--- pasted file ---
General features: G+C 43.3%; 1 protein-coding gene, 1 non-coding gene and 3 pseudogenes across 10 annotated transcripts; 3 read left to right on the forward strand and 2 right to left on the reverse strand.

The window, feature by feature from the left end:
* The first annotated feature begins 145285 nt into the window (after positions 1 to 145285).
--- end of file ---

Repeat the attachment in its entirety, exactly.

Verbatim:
General features: G+C 43.3%; 1 protein-coding gene, 1 non-coding gene and 3 pseudogenes across 10 annotated transcripts; 3 read left to right on the forward strand and 2 right to left on the reverse strand.

The window, feature by feature from the left end:
* The first annotated feature begins 145285 nt into the window (after positions 1 to 145285).